Lupus is diagnosed through a set of 11 criteria that was established by The American College of Rheumatology. Unfortunately, there is not one single test that can diagnose lupus and that makes a correct diagnosis challenging for doctors.
The ACR requires at least 4 of the 11 criteria to be present in a patient before a lupus diagnosis can be made. The ACR criteria has proven to be around 90% effective and new criteria are currently being updated.
The current ACR criteria include:
- Presence of a malar rash
- Presence of a Discoid rash
- Oral or Nasal Ulcers
- Nonerosive arthritis of multiple joints
- Kidney disorder
- Neurological disorders
- Blood disorders
- Immunologic disorder (anti-DNA, anti-Sm or positive antiphospholipid antibodies)
- Positive antinuclear antibody (ANA) test
Much like lupus, diagnosing fibromyalgia can be challenging. Currently, there are no lab tests that can be used in diagnosing fibromyalgia. Doctors will perform physical exams and go over patient history when considering a diagnosis of fibromyalgia.
Widespread pain is one of the most common symptoms of fibromyalgia and the presentation of this pain can help doctors look into mimic diseases and rule those out. One of the criteria for receiving a proper diagnosis for fibromyalgia is that the rheumatologist should be able to rule out any diseases that may explain the patient’s widespread pain and other symptoms they may be having.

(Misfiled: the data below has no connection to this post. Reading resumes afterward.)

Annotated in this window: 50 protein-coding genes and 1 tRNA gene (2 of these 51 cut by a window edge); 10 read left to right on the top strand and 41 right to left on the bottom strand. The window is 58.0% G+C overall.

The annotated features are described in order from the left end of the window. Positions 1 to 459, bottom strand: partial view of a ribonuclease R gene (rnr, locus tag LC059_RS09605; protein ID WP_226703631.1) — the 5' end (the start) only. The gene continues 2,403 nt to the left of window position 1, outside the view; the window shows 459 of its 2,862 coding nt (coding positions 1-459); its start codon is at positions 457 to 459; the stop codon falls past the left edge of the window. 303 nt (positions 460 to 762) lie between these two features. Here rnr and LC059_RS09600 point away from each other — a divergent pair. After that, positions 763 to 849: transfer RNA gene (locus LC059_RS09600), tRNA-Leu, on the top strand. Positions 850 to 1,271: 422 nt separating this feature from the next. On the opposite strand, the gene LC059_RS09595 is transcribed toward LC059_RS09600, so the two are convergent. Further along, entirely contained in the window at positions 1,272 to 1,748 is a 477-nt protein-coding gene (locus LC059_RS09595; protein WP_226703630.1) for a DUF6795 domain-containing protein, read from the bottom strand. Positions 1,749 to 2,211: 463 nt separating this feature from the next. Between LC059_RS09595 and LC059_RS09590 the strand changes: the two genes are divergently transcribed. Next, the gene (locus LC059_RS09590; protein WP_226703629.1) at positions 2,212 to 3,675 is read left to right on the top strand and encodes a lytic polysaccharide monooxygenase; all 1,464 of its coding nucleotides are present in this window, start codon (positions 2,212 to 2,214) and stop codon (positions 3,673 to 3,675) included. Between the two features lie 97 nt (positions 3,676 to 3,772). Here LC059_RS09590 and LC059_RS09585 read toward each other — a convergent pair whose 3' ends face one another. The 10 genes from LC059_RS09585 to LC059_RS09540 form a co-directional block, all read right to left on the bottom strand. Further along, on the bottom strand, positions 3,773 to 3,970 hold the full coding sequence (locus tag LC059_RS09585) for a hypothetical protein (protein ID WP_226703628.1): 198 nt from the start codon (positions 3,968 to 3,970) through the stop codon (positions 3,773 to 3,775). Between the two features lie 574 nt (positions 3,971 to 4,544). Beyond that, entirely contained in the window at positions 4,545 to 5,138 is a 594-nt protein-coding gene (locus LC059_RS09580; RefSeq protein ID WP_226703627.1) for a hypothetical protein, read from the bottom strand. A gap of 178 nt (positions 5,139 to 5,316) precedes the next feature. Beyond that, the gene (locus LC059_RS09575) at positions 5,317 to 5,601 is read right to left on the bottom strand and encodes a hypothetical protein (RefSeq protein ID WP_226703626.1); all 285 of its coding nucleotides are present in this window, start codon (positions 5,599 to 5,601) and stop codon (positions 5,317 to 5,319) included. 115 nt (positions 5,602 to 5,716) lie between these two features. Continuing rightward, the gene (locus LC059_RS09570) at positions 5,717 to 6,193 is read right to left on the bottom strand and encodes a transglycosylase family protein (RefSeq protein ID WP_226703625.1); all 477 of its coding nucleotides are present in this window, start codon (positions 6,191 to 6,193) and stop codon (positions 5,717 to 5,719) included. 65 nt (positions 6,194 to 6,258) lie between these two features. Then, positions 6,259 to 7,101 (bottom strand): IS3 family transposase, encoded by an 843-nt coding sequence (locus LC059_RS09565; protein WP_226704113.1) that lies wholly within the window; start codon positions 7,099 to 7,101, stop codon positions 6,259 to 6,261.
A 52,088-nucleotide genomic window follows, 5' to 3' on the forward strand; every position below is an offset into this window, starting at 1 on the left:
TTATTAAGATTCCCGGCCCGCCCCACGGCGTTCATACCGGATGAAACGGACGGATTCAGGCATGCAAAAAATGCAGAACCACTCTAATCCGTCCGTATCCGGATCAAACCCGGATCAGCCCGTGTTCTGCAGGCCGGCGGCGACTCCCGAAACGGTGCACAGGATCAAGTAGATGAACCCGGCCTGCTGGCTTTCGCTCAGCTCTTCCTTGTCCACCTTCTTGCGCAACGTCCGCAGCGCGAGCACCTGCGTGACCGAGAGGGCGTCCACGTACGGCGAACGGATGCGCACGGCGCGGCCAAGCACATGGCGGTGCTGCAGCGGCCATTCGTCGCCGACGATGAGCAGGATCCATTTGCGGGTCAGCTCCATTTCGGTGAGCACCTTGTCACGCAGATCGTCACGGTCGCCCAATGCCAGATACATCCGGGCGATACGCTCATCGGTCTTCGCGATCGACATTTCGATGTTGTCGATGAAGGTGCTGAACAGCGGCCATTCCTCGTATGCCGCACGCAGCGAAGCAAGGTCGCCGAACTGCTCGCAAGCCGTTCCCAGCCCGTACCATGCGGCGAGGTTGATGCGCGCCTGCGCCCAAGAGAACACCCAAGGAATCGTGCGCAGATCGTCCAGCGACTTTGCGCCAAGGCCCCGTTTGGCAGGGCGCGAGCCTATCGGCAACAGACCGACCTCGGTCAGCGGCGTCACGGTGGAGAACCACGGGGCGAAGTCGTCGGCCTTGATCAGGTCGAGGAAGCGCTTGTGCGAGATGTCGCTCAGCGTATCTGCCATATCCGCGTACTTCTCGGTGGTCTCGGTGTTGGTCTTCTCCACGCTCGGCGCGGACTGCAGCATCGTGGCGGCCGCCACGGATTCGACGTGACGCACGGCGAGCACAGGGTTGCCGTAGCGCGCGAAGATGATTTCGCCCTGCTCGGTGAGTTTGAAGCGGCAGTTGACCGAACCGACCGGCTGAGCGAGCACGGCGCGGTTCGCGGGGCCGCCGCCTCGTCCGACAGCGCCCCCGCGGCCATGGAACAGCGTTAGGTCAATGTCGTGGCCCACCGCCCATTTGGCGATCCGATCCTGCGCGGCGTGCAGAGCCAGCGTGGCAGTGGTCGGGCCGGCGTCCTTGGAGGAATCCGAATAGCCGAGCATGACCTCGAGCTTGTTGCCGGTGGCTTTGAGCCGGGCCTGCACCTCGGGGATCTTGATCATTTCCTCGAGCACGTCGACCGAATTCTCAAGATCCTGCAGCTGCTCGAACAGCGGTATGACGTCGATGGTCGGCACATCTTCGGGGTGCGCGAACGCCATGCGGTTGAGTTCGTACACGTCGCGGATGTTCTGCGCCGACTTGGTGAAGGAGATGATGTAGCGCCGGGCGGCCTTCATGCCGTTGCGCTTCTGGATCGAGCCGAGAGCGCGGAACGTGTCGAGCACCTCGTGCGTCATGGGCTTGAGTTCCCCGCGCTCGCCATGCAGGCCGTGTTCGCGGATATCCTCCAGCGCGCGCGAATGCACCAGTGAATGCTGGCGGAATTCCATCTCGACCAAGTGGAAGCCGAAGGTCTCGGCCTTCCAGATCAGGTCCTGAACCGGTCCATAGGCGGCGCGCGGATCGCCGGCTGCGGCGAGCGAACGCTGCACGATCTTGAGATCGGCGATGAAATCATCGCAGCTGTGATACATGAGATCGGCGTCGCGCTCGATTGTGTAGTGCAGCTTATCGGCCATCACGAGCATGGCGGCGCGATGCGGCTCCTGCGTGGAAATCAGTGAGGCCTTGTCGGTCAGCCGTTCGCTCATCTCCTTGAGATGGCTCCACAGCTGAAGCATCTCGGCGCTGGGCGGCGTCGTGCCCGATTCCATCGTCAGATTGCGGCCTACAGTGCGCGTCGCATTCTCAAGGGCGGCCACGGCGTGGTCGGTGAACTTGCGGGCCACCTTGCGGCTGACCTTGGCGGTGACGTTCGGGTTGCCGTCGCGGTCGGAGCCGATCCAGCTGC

Many patients have received an early diagnosis of fibromyalgia, only later to have that diagnosis changed to a lupus diagnosis. If doctors follow the ACR guidelines, it would appear that a mimic illness like lupus should be completely ruled out PRIOR to the patient receiving a fibromyalgia diagnosis. Unfortunately, this has not been the case for many people.
The ACR has established the criteria below as a basis for a fibromyalgia diagnosis:
- Pain and symptoms over the past week, based on the total of number of painful areas out of 19 parts of the body plus level of severity of these symptoms:
-Cognitive problems (memory or thought process)
- Symptoms lasting at least three months at a similar level
- No other health problem that would explain the pain and other symptoms
Being diagnosed with both lupus and fibromyalgia